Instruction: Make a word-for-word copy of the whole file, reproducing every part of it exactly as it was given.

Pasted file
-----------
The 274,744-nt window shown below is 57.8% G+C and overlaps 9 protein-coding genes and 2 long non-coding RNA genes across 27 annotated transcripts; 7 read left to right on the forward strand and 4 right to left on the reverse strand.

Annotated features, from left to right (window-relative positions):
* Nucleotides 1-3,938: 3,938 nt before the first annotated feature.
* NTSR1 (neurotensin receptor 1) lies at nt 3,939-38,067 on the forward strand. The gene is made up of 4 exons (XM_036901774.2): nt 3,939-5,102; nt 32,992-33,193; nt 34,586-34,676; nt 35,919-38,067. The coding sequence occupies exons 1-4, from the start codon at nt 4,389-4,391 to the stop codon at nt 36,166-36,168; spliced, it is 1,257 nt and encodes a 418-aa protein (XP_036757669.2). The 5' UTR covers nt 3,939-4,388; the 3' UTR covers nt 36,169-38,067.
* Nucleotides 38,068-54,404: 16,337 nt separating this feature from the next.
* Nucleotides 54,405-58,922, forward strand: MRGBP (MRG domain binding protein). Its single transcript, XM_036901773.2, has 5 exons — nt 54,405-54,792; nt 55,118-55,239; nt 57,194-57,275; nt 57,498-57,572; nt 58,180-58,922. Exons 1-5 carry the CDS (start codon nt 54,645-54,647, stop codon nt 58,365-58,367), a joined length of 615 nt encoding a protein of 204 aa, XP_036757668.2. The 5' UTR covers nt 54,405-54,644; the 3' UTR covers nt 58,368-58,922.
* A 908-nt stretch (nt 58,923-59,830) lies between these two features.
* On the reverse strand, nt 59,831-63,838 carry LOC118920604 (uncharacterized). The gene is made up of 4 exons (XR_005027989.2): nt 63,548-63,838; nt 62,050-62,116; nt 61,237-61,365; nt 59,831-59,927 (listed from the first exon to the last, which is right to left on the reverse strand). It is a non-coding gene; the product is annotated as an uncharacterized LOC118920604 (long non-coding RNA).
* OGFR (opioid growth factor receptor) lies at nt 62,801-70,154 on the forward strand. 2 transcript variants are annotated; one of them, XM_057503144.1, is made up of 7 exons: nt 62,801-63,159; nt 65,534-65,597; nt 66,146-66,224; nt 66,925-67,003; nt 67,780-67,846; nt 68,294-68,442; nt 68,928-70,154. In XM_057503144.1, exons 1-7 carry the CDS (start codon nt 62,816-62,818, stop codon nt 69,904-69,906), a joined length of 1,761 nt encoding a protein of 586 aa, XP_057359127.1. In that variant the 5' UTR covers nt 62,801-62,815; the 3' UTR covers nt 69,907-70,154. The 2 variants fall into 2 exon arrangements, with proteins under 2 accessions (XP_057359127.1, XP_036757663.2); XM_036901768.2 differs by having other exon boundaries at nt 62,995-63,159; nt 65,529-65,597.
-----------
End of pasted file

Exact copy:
The 274,744-nt window shown below is 57.8% G+C and overlaps 9 protein-coding genes and 2 long non-coding RNA genes across 27 annotated transcripts; 7 read left to right on the forward strand and 4 right to left on the reverse strand.

Annotated features, from left to right (window-relative positions):
* Nucleotides 1-3,938: 3,938 nt before the first annotated feature.
* NTSR1 (neurotensin receptor 1) lies at nt 3,939-38,067 on the forward strand. The gene is made up of 4 exons (XM_036901774.2): nt 3,939-5,102; nt 32,992-33,193; nt 34,586-34,676; nt 35,919-38,067. The coding sequence occupies exons 1-4, from the start codon at nt 4,389-4,391 to the stop codon at nt 36,166-36,168; spliced, it is 1,257 nt and encodes a 418-aa protein (XP_036757669.2). The 5' UTR covers nt 3,939-4,388; the 3' UTR covers nt 36,169-38,067.
* Nucleotides 38,068-54,404: 16,337 nt separating this feature from the next.
* Nucleotides 54,405-58,922, forward strand: MRGBP (MRG domain binding protein). Its single transcript, XM_036901773.2, has 5 exons — nt 54,405-54,792; nt 55,118-55,239; nt 57,194-57,275; nt 57,498-57,572; nt 58,180-58,922. Exons 1-5 carry the CDS (start codon nt 54,645-54,647, stop codon nt 58,365-58,367), a joined length of 615 nt encoding a protein of 204 aa, XP_036757668.2. The 5' UTR covers nt 54,405-54,644; the 3' UTR covers nt 58,368-58,922.
* A 908-nt stretch (nt 58,923-59,830) lies between these two features.
* On the reverse strand, nt 59,831-63,838 carry LOC118920604 (uncharacterized). The gene is made up of 4 exons (XR_005027989.2): nt 63,548-63,838; nt 62,050-62,116; nt 61,237-61,365; nt 59,831-59,927 (listed from the first exon to the last, which is right to left on the reverse strand). It is a non-coding gene; the product is annotated as an uncharacterized LOC118920604 (long non-coding RNA).
* OGFR (opioid growth factor receptor) lies at nt 62,801-70,154 on the forward strand. 2 transcript variants are annotated; one of them, XM_057503144.1, is made up of 7 exons: nt 62,801-63,159; nt 65,534-65,597; nt 66,146-66,224; nt 66,925-67,003; nt 67,780-67,846; nt 68,294-68,442; nt 68,928-70,154. In XM_057503144.1, exons 1-7 carry the CDS (start codon nt 62,816-62,818, stop codon nt 69,904-69,906), a joined length of 1,761 nt encoding a protein of 586 aa, XP_057359127.1. In that variant the 5' UTR covers nt 62,801-62,815; the 3' UTR covers nt 69,907-70,154. The 2 variants fall into 2 exon arrangements, with proteins under 2 accessions (XP_057359127.1, XP_036757663.2); XM_036901768.2 differs by having other exon boundaries at nt 62,995-63,159; nt 65,529-65,597.